The aim of this study was to provide a better understanding of the likely mechanisms underlying regular condom use. In 2009, 1145 sexually active individuals aged 18-65 years were surveyed online, after being recruited via an e-mail message circulated at a large Croatian university and posted on various social networking websites. Participants’ mean age was 28.1 years (SD = 8.01). Women constituted a slight majority of the sample (51.6%). The research questions – whether the frequently observed association between condom use at first and most recent sexual intercourse could be best predicted by (a) norm-oriented behavior; (b) calculative decision-making; or (c) habit formation – were tested using multiple logistic regression. Only the calculative and habitual motivational determinants of condom use were significant predictors. Unlike calculative use, which decreased the odds of condoms being used at both occasions, habitual use, as expected, increased the odds of condom use. In addition, the habitual modality of condom use significantly predicted consistent condom use with both casual and steady sexual partners. Age, being in a relationship, and the number of lifetime sexual partners were negatively associated with habitual condom use. The finding that habit plays a substantial role in consistent condom use suggests the need for further exploration of personality and relational factors associated with the initiation of habitual condom use.
Štulhofer, A., Baćak, V., Ajduković, D., and C. Graham. 2010. “Is Regular Condom Use a Habit? An Assessment of Normative, Calculative, and Habitual Explanations of Consistent Condom Use.” Social Science and Medicine.
“HIV Prevention for Youths in Foster Care: Understanding Future Orientation and Intended Risk Behaviors.”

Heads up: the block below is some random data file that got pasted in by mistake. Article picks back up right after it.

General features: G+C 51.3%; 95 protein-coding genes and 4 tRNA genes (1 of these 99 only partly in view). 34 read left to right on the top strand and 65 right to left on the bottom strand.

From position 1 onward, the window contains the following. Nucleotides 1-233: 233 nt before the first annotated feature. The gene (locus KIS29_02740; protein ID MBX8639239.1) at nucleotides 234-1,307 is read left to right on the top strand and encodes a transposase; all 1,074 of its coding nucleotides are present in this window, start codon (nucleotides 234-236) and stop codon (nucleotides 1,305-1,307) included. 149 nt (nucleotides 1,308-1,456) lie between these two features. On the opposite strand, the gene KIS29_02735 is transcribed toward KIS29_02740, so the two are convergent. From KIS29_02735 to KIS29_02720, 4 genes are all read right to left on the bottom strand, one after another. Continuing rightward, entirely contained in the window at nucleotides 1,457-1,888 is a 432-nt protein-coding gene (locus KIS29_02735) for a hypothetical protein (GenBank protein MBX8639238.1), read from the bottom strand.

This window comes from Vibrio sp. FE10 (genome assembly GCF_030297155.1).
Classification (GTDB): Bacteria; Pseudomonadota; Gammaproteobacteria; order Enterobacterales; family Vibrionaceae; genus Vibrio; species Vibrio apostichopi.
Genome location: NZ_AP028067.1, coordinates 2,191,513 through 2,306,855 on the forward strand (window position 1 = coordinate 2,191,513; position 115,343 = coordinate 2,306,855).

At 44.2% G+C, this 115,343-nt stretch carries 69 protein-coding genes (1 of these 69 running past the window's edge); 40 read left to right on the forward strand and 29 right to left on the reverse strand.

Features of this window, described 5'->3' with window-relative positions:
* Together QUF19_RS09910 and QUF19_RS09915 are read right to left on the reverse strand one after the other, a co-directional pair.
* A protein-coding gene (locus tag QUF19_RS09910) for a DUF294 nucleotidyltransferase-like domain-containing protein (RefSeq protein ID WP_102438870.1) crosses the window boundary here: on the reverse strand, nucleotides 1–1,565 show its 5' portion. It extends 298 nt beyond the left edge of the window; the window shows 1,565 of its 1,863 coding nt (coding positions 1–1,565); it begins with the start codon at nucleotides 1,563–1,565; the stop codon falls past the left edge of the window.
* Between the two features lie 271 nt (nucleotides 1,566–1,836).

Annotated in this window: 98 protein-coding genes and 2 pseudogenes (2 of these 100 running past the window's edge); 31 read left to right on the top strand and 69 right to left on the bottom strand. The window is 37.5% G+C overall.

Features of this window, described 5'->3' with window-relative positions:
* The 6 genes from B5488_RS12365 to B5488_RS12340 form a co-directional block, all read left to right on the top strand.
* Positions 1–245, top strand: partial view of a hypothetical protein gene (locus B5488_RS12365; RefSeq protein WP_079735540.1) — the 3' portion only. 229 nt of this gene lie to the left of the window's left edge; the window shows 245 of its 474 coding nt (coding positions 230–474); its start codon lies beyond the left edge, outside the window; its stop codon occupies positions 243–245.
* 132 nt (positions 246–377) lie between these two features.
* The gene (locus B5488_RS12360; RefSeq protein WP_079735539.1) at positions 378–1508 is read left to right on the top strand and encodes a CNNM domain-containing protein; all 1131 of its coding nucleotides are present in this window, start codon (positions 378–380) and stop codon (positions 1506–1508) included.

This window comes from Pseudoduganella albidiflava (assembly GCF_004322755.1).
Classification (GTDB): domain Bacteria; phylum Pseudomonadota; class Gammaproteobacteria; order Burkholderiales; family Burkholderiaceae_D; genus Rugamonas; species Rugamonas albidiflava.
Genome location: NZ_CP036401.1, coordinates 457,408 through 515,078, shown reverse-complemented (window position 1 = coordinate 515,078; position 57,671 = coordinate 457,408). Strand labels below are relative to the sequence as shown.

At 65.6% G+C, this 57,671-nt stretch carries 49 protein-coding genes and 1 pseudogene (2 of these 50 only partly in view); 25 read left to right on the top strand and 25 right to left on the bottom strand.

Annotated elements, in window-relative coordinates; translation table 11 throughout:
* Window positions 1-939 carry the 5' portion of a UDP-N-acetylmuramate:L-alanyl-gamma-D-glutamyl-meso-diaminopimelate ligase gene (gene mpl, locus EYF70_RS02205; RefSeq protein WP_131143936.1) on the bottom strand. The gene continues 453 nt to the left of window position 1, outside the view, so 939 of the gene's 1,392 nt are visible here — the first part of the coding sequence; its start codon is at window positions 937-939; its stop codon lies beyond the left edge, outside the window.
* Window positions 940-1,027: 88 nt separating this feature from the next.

By Michael Polgar and Wendy Auslander.
Youths in foster care face challenges, including making healthy behavioral choices. Empirical data from a sample show how intentions to engage in HIV-risk behaviors vary among youths in foster care. Youths who hold safer attitudes about prevention and those who have fewer peers with behavioral problems more often intend safer behavior. Among young women, a stronger orientation toward the future is associated with fewer behavioral intentions that involve HIV risk. Youths in foster care who are in higher grades, express greater self-efficacy, or have fewer problems with mental health or substance abuse express a stronger and more hopeful orientation toward the future. These research results support the application of integrated health behavior theory among youths in foster care, showing that preventive attitudes, well-behaved peers, and a stronger orientation toward the future are associated with fewer behavioral intentions that precede HIV risk.
Polgar, Michael and Wendy Auslander. 2009. “HIV Prevention for Youths in Foster Care: Understanding Future Orientation and Intended Risk Behaviors.” Journal of HIV/AIDS & Social Sciences 8(4).
By Tess M-S. Neal, Bronwen Lichtenstein, and Stanley L. Brodsky.
This study sought to identify stigma differences between HIV/AIDS and other sexually transmitted infections (STIs). Interviewees from Alabama, USA (n = 537) rated two types of stigma (damage to social reputation and ‘moral weakness’) for seven infections ranging from ‘nuisance’ conditions (e.g. pubic lice) to life-threatening disease (e.g. HIV/AIDS). When asked which of the seven STIs would be most damaging to reputation, 74.8% of respondents chose HIV/AIDS. However, when asked to choose which STI represented moral weakness in infected persons, HIV/AIDS was rated as significantly lower than the other STIs, which suggests that HIV/AIDS is perceived differently than non-HIV STIs. This study addresses the possibility that advances in public awareness of HIV/AIDS have not necessarily been extrapolated into awareness of other STIs. Clinicians should be aware of these high levels of stigma as potential barriers to treatment for all STIs. Public health officials should consider the impact of undifferentiated stigma on STI prevention messages.
Neal, Tess M-S., Bronwen Lichtenstein, and Stanley L. Brodsky. 2010. “Clinical Implications of Stigma in HIV/AIDS and other Sexually Transmitted Infections.” International Journal of STD & AIDS.
“Commentaries on the nature of social and cultural research: Interviews on HIV/AIDS with Judy Auerbach, Susan Kippax, Steven Epstein, Didier Fassin, Barry Adam and Dennis Altman”
By Eric Mykhalovskiy and Marsha Rosengarten.
Mykhalovskiy, Eric and Marsha Rosengarten (eds). 2009. “Commentaries on the nature of social and cultural research: Interviews on HIV/AIDS with Judy Auerbach, Susan Kippax, Steven Epstein, Didier Fassin, Barry Adam and Dennis Altman” Social Theory and Health 7(3).